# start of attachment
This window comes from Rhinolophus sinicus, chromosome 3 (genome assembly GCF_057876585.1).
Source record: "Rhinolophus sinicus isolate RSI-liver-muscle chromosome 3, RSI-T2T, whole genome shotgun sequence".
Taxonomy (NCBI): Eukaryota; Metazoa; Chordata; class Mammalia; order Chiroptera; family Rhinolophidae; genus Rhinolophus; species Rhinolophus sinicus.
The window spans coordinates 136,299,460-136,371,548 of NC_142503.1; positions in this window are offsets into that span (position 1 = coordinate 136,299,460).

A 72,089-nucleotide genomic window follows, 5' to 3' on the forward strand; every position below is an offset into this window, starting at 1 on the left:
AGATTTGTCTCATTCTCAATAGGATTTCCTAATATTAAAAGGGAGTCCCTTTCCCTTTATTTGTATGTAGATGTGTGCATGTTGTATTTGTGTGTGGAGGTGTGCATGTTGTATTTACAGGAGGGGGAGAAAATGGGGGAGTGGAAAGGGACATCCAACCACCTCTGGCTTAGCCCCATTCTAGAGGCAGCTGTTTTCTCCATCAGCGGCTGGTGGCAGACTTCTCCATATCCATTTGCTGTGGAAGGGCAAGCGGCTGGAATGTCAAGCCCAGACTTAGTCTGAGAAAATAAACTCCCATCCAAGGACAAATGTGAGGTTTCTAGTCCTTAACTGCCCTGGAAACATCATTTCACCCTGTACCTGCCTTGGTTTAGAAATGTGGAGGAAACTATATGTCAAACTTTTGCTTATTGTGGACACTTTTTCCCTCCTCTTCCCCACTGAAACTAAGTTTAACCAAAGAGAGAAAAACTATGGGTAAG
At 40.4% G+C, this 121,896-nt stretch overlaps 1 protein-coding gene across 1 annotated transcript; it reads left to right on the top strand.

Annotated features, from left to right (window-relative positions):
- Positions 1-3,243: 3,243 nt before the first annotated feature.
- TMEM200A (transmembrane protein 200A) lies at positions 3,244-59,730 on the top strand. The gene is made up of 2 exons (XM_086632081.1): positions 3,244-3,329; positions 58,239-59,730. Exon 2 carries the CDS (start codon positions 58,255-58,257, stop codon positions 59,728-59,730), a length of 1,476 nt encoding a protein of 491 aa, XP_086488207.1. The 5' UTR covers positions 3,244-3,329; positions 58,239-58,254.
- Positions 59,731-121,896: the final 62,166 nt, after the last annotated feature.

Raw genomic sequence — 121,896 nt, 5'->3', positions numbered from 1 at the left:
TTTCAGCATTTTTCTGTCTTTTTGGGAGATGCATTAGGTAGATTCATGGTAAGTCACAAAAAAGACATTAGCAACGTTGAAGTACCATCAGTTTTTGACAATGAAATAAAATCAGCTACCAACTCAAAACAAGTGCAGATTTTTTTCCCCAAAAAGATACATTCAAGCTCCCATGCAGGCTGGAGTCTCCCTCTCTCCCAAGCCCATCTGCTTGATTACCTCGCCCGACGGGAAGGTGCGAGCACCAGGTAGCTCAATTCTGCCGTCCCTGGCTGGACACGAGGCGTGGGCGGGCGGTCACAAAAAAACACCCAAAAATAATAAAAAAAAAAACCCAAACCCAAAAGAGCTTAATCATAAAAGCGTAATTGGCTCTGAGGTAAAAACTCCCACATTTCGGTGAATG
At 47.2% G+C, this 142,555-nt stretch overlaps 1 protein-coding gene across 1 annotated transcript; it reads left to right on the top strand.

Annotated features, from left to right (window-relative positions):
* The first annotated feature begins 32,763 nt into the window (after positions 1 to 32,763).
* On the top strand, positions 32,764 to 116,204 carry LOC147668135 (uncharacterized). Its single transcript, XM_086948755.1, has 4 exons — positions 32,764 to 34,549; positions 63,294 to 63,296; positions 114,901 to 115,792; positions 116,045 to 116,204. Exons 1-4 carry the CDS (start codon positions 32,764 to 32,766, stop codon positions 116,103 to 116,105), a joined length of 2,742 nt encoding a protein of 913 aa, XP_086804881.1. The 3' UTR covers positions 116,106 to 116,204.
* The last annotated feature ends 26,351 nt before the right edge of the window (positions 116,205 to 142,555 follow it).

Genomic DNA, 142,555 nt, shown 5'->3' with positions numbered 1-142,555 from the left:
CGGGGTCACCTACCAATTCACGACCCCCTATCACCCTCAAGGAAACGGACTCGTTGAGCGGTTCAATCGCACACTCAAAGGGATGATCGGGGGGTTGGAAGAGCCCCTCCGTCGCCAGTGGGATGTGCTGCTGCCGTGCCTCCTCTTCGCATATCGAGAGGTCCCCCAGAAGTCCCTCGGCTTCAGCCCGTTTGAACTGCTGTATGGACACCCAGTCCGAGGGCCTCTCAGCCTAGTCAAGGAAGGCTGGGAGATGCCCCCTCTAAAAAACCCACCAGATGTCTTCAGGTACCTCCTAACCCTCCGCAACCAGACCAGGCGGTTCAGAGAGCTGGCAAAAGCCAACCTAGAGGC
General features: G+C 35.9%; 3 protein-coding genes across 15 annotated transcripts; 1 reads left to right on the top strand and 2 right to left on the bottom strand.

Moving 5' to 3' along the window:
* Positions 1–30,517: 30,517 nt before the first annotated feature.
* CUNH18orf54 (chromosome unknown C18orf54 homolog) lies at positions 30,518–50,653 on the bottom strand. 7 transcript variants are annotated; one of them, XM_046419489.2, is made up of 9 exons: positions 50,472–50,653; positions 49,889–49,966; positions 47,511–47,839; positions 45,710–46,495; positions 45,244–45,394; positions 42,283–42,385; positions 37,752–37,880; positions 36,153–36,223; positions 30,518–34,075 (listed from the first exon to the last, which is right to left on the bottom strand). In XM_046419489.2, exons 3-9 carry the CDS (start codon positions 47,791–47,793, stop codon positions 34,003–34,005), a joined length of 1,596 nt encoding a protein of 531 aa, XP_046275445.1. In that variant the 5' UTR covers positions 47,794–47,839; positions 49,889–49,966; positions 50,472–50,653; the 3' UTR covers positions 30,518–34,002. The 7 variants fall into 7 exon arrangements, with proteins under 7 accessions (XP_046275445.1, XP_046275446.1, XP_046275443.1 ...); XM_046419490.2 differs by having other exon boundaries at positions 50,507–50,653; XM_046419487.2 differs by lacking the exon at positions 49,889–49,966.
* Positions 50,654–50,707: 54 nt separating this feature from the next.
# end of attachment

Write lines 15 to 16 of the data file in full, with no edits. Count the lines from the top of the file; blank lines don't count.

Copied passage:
Annotated features, from left to right (window-relative positions):
* The first annotated feature begins 32,763 nt into the window (after positions 1 to 32,763).